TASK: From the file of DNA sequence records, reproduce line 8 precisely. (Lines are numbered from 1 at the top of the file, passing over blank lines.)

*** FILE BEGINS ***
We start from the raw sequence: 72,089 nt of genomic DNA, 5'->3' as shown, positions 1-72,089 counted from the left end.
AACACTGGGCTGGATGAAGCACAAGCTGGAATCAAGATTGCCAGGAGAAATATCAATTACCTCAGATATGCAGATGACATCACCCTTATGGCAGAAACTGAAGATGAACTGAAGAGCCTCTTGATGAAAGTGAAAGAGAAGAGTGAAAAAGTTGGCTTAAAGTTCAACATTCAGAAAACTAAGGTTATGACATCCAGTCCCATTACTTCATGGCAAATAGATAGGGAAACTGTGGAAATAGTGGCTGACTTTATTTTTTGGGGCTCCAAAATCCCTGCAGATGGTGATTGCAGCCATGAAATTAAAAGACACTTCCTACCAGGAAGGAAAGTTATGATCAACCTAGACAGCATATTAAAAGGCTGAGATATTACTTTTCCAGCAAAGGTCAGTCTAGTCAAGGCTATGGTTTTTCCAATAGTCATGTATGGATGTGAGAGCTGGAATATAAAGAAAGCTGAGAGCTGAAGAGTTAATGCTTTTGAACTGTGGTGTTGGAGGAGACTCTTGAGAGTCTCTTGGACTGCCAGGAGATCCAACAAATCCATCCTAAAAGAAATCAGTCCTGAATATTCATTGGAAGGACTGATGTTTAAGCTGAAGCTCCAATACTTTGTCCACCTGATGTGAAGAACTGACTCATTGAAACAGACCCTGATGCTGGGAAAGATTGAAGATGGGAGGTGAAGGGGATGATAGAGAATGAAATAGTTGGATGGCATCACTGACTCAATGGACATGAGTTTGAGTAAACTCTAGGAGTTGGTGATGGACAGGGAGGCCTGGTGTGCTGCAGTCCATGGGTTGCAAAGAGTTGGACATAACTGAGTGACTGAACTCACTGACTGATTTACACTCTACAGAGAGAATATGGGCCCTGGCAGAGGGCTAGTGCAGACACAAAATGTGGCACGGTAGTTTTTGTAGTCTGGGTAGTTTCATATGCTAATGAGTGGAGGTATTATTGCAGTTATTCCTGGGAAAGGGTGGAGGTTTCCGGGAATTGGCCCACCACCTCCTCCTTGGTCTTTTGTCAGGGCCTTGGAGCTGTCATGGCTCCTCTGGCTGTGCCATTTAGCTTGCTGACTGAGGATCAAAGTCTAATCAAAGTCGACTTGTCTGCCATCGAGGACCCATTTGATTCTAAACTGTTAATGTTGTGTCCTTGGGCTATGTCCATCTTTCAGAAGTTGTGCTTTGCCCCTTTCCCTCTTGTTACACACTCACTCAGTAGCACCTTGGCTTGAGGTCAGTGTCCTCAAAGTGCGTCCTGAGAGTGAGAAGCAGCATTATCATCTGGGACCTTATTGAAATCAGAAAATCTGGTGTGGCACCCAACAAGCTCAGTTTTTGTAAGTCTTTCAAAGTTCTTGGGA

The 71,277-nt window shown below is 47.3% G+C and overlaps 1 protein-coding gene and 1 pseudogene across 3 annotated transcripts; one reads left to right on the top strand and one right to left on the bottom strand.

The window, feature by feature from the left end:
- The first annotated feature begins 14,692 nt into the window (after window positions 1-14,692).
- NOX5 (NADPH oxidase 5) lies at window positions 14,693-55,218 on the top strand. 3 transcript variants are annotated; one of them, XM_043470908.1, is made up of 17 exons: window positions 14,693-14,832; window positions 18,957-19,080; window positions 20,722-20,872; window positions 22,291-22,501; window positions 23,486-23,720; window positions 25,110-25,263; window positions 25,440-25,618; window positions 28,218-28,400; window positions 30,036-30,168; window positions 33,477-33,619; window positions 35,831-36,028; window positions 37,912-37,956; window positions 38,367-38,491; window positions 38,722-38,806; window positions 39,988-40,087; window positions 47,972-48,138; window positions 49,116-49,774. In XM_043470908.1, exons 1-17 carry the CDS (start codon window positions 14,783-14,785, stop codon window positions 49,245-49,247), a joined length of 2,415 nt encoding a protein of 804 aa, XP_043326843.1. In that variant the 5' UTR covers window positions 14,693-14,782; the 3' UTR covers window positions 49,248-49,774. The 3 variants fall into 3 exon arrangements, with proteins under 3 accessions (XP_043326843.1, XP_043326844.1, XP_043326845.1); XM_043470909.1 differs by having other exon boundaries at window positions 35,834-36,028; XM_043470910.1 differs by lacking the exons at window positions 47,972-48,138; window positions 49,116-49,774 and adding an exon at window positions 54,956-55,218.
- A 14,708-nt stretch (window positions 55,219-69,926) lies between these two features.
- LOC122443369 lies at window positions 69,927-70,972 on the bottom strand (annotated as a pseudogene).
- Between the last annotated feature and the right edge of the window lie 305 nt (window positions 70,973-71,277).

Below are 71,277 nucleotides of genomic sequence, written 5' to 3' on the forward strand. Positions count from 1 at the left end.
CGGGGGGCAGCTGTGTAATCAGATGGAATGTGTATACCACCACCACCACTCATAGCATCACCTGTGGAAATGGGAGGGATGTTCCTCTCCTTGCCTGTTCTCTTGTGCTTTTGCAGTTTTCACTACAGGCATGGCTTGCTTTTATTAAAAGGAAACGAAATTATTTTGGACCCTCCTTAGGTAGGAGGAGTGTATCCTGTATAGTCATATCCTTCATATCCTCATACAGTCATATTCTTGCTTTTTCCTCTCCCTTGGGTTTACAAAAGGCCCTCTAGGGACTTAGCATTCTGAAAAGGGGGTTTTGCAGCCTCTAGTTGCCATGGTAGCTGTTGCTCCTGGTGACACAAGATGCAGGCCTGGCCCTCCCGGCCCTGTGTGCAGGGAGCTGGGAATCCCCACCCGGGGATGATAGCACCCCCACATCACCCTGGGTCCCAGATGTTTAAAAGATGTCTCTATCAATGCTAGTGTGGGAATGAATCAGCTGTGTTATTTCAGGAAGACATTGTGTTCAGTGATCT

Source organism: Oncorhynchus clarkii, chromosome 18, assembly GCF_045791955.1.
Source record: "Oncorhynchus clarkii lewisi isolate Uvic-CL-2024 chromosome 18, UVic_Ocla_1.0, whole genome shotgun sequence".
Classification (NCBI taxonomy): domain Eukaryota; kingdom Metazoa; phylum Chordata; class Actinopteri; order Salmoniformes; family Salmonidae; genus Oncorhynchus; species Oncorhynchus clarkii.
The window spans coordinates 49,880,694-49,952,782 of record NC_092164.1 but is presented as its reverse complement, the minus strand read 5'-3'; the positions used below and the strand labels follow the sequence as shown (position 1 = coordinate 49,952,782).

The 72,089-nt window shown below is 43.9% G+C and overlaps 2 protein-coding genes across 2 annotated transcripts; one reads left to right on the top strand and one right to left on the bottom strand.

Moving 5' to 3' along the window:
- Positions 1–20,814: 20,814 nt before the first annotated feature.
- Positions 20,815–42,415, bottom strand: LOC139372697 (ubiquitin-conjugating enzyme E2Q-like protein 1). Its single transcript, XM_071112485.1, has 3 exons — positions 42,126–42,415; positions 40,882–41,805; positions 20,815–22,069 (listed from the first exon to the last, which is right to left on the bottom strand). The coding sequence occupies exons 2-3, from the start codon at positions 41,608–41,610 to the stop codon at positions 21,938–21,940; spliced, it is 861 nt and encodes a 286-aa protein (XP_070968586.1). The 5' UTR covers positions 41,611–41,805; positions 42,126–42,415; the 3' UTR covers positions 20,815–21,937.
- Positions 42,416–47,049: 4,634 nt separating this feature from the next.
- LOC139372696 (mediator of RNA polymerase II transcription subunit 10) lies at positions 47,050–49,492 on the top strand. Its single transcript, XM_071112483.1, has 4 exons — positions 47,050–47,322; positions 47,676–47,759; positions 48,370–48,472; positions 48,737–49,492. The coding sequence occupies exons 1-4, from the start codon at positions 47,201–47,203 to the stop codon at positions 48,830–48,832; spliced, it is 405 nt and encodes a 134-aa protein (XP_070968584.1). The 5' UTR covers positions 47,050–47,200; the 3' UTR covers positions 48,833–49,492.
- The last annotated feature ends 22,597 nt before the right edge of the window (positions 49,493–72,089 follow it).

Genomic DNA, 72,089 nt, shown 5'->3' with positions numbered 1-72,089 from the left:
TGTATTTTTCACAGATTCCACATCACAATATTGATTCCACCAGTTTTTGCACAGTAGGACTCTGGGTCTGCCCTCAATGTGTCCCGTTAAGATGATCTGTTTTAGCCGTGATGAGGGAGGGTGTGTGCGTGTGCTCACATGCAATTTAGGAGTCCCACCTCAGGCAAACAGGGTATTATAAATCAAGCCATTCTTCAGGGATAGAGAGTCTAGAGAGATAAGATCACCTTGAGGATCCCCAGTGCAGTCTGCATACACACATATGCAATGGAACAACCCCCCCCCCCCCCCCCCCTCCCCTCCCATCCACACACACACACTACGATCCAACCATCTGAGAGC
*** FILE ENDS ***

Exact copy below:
- LOC122443369 lies at window positions 69,927-70,972 on the bottom strand (annotated as a pseudogene).